Europe’s General Data Protection Regulation (GDPR) came into force in May 2018. It has placed unprecedented obligations on organizations that do business within the European Union or with EU citizens. Companies have long recognized their responsibilities to protect user information. GDPR, however, goes well beyond the data protection and privacy requirements that companies in other key jurisdictions such as the U.S. are familiar with. GDPR may be an EU law but it’s fast becoming a de facto global standard. One area GDPR is having a big impact is cyber insurance.
Risks introduced by GDPR
GDPR forces companies to think about their data collection, data storage, and data use processes, and how that affects their customer’s privacy. It places enormous power in the hands of consumers by giving them the right to access, rectify and delete their personal information held by any organization.
Perhaps the riskiest requirement of the GDPR from a company’s standpoint is the user’s right to be forgotten. A customer can contact an organization and invoke this right. The organization would have to look at all the different platforms where the user’s data may be stored so they can get rid of it. This doesn’t seem hard to do for one user.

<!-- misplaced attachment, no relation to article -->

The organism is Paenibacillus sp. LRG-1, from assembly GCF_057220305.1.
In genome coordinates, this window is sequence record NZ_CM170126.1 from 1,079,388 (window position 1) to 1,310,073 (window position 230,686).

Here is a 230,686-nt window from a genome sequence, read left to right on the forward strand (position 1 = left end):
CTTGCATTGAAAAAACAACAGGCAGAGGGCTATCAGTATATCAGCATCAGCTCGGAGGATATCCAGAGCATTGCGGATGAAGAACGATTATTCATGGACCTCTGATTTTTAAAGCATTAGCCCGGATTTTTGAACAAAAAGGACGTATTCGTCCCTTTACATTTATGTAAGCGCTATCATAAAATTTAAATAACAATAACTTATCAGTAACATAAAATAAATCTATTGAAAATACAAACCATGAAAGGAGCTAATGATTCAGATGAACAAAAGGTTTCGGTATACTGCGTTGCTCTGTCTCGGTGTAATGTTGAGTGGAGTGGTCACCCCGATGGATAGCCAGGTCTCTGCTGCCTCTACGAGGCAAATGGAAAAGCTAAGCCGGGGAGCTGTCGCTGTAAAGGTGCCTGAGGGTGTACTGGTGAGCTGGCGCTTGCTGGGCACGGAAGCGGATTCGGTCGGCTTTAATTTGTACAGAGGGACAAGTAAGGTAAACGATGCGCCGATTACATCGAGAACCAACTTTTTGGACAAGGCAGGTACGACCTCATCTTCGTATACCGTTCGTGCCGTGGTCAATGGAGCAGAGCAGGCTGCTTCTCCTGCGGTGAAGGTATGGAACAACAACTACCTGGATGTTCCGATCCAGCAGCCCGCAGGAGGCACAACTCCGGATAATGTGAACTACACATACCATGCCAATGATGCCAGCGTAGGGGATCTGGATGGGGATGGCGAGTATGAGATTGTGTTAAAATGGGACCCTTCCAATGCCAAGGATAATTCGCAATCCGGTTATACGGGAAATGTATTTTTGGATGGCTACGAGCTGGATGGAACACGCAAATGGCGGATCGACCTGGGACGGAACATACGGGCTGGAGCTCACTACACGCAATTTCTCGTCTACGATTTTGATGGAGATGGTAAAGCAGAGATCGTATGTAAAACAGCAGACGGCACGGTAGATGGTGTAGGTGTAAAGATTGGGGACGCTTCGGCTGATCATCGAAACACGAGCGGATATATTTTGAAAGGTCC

But what if millions of customers file such requests simultaneously? The numbers would be staggering even for the largest corporations. It can be especially difficult for old established organizations where the customer’s data is likely to be present in a wide range of legacy and obsolete systems.
Yet, noncompliance with GDPR is expensive. Regulators can fine an organization as much as 4 percent of its annual revenue. For a business with a turnover in the billions of dollars, this can translate into hundreds of millions of dollars. The danger posed by such hefty noncompliance fines is driving demand for GDPR cyber insurance for businesses whose main customer base is in the Europe Union.
The role of GDPR cyber insurance
Cyber insurance coverage can cover everything from the repair of software and hardware after a data breach to the reimbursement of legal costs, public relations expenditure, and lost business. Lloyd’s of London estimates that annual cyber insurance premiums in Europe could surpass $2 billion by 2020. GDPR compliance risks will be a major driver.
The good news is that companies that have already taken up a cyber cover will find that many aspects of GDPR are already taken care of by current policies. Nevertheless, as with every major change in the regulatory environment, there remain some unknowns.